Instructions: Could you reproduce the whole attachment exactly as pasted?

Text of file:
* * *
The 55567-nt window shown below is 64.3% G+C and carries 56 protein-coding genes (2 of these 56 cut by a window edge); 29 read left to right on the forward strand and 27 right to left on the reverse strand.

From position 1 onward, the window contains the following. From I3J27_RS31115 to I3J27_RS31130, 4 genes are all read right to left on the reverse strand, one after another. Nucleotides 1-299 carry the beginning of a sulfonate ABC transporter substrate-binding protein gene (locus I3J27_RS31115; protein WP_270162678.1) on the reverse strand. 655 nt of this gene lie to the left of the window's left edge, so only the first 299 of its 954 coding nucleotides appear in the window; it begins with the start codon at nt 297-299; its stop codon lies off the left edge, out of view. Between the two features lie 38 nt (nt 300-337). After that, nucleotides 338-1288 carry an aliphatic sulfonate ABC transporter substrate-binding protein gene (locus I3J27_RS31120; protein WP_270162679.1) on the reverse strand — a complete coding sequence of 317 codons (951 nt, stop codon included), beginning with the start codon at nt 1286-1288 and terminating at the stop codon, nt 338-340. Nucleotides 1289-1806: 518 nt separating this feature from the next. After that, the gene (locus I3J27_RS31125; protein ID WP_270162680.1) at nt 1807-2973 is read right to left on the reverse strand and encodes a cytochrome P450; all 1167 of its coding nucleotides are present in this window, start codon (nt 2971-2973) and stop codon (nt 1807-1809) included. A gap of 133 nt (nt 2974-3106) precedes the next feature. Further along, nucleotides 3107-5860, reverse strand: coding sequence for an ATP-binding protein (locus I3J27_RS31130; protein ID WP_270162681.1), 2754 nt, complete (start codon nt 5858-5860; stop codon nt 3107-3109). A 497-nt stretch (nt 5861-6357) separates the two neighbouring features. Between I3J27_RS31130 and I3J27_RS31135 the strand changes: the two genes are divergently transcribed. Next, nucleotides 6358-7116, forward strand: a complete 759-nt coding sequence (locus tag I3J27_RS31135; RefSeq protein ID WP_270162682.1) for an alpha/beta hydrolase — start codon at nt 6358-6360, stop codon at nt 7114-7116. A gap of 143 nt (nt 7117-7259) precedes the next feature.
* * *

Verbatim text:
The 55567-nt window shown below is 64.3% G+C and carries 56 protein-coding genes (2 of these 56 cut by a window edge); 29 read left to right on the forward strand and 27 right to left on the reverse strand.

From position 1 onward, the window contains the following. From I3J27_RS31115 to I3J27_RS31130, 4 genes are all read right to left on the reverse strand, one after another. Nucleotides 1-299 carry the beginning of a sulfonate ABC transporter substrate-binding protein gene (locus I3J27_RS31115; protein WP_270162678.1) on the reverse strand. 655 nt of this gene lie to the left of the window's left edge, so only the first 299 of its 954 coding nucleotides appear in the window; it begins with the start codon at nt 297-299; its stop codon lies off the left edge, out of view. Between the two features lie 38 nt (nt 300-337). After that, nucleotides 338-1288 carry an aliphatic sulfonate ABC transporter substrate-binding protein gene (locus I3J27_RS31120; protein WP_270162679.1) on the reverse strand — a complete coding sequence of 317 codons (951 nt, stop codon included), beginning with the start codon at nt 1286-1288 and terminating at the stop codon, nt 338-340. Nucleotides 1289-1806: 518 nt separating this feature from the next. After that, the gene (locus I3J27_RS31125; protein ID WP_270162680.1) at nt 1807-2973 is read right to left on the reverse strand and encodes a cytochrome P450; all 1167 of its coding nucleotides are present in this window, start codon (nt 2971-2973) and stop codon (nt 1807-1809) included. A gap of 133 nt (nt 2974-3106) precedes the next feature. Further along, nucleotides 3107-5860, reverse strand: coding sequence for an ATP-binding protein (locus I3J27_RS31130; protein ID WP_270162681.1), 2754 nt, complete (start codon nt 5858-5860; stop codon nt 3107-3109). A 497-nt stretch (nt 5861-6357) separates the two neighbouring features. Between I3J27_RS31130 and I3J27_RS31135 the strand changes: the two genes are divergently transcribed. Next, nucleotides 6358-7116, forward strand: a complete 759-nt coding sequence (locus tag I3J27_RS31135; RefSeq protein ID WP_270162682.1) for an alpha/beta hydrolase — start codon at nt 6358-6360, stop codon at nt 7114-7116. A gap of 143 nt (nt 7117-7259) precedes the next feature.